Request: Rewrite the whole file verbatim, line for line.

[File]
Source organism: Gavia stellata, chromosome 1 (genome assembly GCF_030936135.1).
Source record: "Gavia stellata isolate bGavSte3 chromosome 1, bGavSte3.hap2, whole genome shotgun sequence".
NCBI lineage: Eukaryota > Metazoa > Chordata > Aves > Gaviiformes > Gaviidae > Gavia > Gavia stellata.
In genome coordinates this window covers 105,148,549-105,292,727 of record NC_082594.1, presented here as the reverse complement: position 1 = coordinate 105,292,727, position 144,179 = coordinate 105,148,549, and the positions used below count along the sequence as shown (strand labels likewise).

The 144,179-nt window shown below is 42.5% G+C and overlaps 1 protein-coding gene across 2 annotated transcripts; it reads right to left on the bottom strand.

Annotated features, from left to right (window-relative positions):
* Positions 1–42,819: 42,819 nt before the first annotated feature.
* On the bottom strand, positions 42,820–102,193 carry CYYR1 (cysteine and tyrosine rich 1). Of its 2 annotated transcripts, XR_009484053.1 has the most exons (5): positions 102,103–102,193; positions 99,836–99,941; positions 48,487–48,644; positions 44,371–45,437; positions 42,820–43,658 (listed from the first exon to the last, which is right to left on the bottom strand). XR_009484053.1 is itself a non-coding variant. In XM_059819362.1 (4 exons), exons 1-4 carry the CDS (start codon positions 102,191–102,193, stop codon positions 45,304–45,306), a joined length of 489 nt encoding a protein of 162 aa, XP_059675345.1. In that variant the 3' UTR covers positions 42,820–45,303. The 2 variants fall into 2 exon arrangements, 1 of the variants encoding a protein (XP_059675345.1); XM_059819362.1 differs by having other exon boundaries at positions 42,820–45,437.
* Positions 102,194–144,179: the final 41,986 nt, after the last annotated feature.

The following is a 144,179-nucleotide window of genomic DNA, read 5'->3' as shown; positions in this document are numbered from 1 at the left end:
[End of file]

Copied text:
Source organism: Gavia stellata, chromosome 1 (genome assembly GCF_030936135.1).
Source record: "Gavia stellata isolate bGavSte3 chromosome 1, bGavSte3.hap2, whole genome shotgun sequence".
NCBI lineage: Eukaryota > Metazoa > Chordata > Aves > Gaviiformes > Gaviidae > Gavia > Gavia stellata.
In genome coordinates this window covers 105,148,549-105,292,727 of record NC_082594.1, presented here as the reverse complement: position 1 = coordinate 105,292,727, position 144,179 = coordinate 105,148,549, and the positions used below count along the sequence as shown (strand labels likewise).

The 144,179-nt window shown below is 42.5% G+C and overlaps 1 protein-coding gene across 2 annotated transcripts; it reads right to left on the bottom strand.

Annotated features, from left to right (window-relative positions):
* Positions 1–42,819: 42,819 nt before the first annotated feature.
* On the bottom strand, positions 42,820–102,193 carry CYYR1 (cysteine and tyrosine rich 1). Of its 2 annotated transcripts, XR_009484053.1 has the most exons (5): positions 102,103–102,193; positions 99,836–99,941; positions 48,487–48,644; positions 44,371–45,437; positions 42,820–43,658 (listed from the first exon to the last, which is right to left on the bottom strand). XR_009484053.1 is itself a non-coding variant. In XM_059819362.1 (4 exons), exons 1-4 carry the CDS (start codon positions 102,191–102,193, stop codon positions 45,304–45,306), a joined length of 489 nt encoding a protein of 162 aa, XP_059675345.1. In that variant the 3' UTR covers positions 42,820–45,303. The 2 variants fall into 2 exon arrangements, 1 of the variants encoding a protein (XP_059675345.1); XM_059819362.1 differs by having other exon boundaries at positions 42,820–45,437.
* Positions 102,194–144,179: the final 41,986 nt, after the last annotated feature.

The following is a 144,179-nucleotide window of genomic DNA, read 5'->3' as shown; positions in this document are numbered from 1 at the left end: